That’s stressful enough when you are working to your own deadline. It can really be stressful when you are responding to external pressures; court dates, school transfers, house moves – especially if you feel that the whole situation is neither of your choosing, nor making. 

Ian:

Zanne’s subtle, I’m direct, she goes round the bushes, I go for the jugular. I’m aware that I’m not the most subtle of people so value her input (wouldn’t dream of telling her) and we worked well. It took a bit of discipline from me not to be dismissive but things moved on. There were times I though it was too touch feely for me. I certainly felt at one stage the Reflections chapter had gone just too far and and I wanted to pull out.

Zanne:

This is going to be an interesting blog, for there are things you have shared in writing that you have not shared with me before.

I hope that this blog will end up being informative for people but I am wondering now if part of the value of the forum will be for people to write out what they are feeling and understand it for the first time, so that they can then speak with their ex, or their children, in a more measured way.

What do you think?

Ian:

It was only the thought of the over all project, a web sight that put the tools of mediation in the hand of the users and paid half it’s profit to children’s charities, that kept me moving on. As we finalised the drafts of the documents and started the formatting, then the form field and testing we worked better and better. Now I look at the final product and have no idea which bits I did and which bits she did. It fits together seamlessly.

Now I have time to sit and reflect on this project I realise the whole thing has been an exercise in the sort of skills and attitudes required for a successful mediation. A bit of give and take, the willingness to look at things from the other person’s point of view, taking time to reflect, not jumping to conclusions, allowing the other person to ‘win’ occasionally and then keeping the big picture at the front of your mind and not getting caught up in fiddly detail. I think I, actually I really mean we, have done good. Well done Zanne!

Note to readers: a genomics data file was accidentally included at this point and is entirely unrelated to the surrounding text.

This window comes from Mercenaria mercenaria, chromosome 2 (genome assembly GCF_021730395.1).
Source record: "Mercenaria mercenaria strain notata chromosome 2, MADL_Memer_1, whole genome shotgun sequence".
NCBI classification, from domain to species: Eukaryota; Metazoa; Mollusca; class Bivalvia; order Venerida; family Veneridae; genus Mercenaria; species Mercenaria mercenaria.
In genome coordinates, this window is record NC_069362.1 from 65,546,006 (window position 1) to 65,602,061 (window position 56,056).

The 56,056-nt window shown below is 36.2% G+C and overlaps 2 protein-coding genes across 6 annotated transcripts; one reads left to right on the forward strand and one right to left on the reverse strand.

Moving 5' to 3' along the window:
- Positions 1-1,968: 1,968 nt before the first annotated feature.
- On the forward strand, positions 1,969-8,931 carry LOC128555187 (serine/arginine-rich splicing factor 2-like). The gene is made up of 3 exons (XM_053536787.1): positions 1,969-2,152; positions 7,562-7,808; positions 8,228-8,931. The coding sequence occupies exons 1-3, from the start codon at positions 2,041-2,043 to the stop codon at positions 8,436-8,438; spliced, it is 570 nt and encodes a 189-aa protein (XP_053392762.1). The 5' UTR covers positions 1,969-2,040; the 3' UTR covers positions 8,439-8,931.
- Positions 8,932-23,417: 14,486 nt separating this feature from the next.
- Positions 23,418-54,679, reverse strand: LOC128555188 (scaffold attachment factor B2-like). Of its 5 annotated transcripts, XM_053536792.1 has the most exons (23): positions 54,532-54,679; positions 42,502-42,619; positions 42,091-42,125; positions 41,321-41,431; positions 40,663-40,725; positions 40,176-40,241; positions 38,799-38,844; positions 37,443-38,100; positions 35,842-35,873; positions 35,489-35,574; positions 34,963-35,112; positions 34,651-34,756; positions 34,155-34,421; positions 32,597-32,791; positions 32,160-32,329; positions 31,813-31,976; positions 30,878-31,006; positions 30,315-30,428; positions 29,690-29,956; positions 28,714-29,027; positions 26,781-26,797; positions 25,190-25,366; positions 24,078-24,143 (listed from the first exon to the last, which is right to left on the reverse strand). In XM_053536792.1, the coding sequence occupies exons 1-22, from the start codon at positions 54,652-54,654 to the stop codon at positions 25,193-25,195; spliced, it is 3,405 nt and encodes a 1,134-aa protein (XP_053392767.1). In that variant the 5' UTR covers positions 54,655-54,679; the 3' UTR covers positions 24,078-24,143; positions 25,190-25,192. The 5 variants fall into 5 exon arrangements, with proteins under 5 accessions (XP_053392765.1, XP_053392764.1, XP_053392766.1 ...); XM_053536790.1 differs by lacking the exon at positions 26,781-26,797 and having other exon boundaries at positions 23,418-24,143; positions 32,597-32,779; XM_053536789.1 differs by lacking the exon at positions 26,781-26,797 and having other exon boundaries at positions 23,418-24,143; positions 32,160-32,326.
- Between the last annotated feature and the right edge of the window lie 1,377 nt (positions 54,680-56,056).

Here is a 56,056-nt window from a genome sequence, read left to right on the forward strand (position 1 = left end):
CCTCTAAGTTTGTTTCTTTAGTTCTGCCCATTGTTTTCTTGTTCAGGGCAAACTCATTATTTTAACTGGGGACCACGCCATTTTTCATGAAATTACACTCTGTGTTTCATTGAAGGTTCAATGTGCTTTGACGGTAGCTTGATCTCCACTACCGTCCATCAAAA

Zanne:

Well for better or worse we have pressed the ‘launch’ button and that has taken some courage. Courage I may not have had alone, so thank you too Ian.

What kept me going? It has been absolutely a labour of love from start to finish and there have been times of real doubt along the way.

You see fathers missing their children, I see mothers struggling alone. You listen to fathers desperate to play their part, I listen to mothers fighting to secure the best opportunities for their children with special needs.

 What we both deal with is people believing they know what’s best for them and their child and fighting their corner – often in stressful and difficult circumstances – but that fight often has unintended and long term consequences and it is that which I hope this kit will help some parents to avoid. I know from my own childhood that the loss of my father had a powerful impact on my development as an adult, an impact that I have only really come to appreciate late in life. So perhaps that explains why, for me, this kit is one way of saying – when parents separate well they give a gift to their children that is priceless.